So when is it the right time to focus on the details? Whether or not you follow an interface first way of thinking when you work on your applications, you shouldn't be obsessing about the little things until the end of your project. Whether that text box is 2 pixels too far to the left is irrelevant until you've got everything working. This doesn't mean you shouldn't be thinking about how you can improve your interface while you're constructing your app...just don't let it slow down your development effort. When you think the functionality is ready...that's the time you can really start making your incremental interface improvements.
One great example of an improvement that is oftentimes almost imperceptible is reducing the number of clicks a user has to make in order to carry out a function. The less a user has to click their mouse button, the more productive they will be. With all we have to think about when developing an application, you might argue that worrying about the number of clicks is pretty trivial, but to users it can be very important. As an example of this, I can think back to a recent event in which one of our companies was converted from Outlook to Notes. Believe it or not, there was quite an outcry from many of the users over the fact that replying to a message in the standard Notes mail template required TWO clicks...first to click the 'Reply' action button and then a second to select the desired action ('Reply', 'Reply with History', 'Reply without Attachment(s)', etc.). Yes...this really steamed some people up. In fact, I'm sure this was the reason that the OpenNTF mail template designers added a single click 'Reply' button. (They even added an option to set the default behavior when using this button, which was a nice touch. Users can setup their desired behavior one time and then forget about it.)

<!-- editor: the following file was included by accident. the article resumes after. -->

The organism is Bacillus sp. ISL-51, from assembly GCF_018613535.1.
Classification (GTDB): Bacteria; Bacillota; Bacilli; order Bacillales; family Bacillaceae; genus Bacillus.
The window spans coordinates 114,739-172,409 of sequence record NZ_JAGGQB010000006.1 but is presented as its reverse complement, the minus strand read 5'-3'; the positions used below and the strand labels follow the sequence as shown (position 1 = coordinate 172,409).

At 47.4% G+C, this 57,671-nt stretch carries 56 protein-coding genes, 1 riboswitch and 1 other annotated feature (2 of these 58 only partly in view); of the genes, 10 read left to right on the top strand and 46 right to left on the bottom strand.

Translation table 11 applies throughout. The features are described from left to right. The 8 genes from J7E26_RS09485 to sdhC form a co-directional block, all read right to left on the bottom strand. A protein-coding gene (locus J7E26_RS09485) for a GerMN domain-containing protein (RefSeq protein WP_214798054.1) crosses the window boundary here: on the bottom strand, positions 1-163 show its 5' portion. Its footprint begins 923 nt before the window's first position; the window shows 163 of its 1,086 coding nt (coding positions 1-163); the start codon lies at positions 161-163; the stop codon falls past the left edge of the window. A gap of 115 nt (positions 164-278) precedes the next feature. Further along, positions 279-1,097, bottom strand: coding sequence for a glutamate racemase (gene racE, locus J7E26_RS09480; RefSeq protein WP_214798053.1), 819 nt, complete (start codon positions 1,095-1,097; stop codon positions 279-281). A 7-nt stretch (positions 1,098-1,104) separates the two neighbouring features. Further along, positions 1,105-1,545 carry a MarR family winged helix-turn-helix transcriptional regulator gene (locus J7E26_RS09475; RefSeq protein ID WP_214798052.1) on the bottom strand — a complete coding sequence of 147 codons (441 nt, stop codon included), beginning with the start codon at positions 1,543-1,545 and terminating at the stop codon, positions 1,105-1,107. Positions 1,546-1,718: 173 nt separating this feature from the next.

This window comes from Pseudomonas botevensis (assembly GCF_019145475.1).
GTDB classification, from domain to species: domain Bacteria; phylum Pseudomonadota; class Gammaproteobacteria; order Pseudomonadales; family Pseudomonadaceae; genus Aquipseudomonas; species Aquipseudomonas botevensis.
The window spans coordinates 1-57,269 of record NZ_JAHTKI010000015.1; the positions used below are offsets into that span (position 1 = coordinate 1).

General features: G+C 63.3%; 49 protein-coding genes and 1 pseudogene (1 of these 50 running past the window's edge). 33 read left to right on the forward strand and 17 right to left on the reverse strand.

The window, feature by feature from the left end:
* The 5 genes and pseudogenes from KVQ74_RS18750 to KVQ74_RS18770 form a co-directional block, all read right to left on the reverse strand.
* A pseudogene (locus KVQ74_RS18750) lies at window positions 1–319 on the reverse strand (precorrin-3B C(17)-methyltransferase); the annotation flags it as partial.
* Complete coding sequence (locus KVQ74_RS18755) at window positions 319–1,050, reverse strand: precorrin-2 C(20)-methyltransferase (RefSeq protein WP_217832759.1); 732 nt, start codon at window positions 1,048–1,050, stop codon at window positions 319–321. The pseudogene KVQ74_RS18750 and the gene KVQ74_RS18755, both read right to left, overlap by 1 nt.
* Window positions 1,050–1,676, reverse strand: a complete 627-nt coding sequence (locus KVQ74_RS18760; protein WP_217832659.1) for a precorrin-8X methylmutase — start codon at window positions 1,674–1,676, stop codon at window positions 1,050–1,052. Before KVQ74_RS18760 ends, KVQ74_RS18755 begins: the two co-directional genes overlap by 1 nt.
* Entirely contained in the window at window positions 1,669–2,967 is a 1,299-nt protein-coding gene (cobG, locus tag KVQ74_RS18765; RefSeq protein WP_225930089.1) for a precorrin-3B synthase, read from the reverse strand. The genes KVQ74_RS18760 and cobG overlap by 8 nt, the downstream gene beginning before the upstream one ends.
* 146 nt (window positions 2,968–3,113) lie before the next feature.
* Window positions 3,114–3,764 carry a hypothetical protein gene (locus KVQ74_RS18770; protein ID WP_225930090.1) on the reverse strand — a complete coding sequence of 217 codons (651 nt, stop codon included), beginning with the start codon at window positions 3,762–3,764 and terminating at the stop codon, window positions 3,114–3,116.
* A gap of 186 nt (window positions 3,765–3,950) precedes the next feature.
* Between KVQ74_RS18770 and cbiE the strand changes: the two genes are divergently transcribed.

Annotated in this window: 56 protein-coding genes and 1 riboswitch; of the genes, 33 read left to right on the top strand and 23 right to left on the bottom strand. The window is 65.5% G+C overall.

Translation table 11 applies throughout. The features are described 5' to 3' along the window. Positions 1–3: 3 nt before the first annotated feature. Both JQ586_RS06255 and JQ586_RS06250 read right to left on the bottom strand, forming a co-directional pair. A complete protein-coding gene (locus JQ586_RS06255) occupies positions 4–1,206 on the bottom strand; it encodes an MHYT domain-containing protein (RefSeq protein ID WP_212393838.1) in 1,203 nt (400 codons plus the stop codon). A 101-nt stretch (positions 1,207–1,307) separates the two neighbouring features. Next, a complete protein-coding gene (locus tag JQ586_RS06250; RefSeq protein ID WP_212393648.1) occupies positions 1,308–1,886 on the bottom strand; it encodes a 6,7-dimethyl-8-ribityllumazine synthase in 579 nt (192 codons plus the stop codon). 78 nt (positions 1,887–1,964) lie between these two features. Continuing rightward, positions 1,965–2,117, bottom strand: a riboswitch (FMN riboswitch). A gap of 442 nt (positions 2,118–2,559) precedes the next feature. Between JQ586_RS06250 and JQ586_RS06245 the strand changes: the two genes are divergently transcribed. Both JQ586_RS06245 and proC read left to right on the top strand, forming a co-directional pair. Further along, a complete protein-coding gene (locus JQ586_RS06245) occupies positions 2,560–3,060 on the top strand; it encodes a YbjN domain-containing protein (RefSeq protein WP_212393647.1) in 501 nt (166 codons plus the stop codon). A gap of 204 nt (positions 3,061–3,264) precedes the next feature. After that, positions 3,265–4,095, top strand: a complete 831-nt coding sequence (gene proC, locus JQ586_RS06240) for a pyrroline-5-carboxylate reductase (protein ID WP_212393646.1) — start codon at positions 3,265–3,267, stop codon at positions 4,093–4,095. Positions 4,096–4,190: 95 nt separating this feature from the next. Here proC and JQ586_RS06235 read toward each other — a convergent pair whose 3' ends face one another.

One of the "small things" I'm in the process of adding to an existing "dashboard" application is the ability for users to access the four most frequently used options in one of the linked databases directly from the main page of the dashboard. These were determined through feature requests and some user testing and appear to make a big difference in the end user experience. Rather than opening the dashboard, clicking on the database link and then navigating to the place in the database they want to access, users take advantage of the equivalent function directly from a "drop-down" (implemented with layers!) that appears when clicking on a special icon. In most cases, it reduces the number of clicks by at least one. Even when it doesn't, the really cool thing is that the PERCEIVED amount of work is less, even when it's not. This idea of perceived usability is a big deal and one I'll look at in a future post. Below is a screenshot that shows the prototype dashboard feature in action. While not earth-shattering by any means, it's one more small step towards better usability with a minimal development effort and in that way, everybody wins.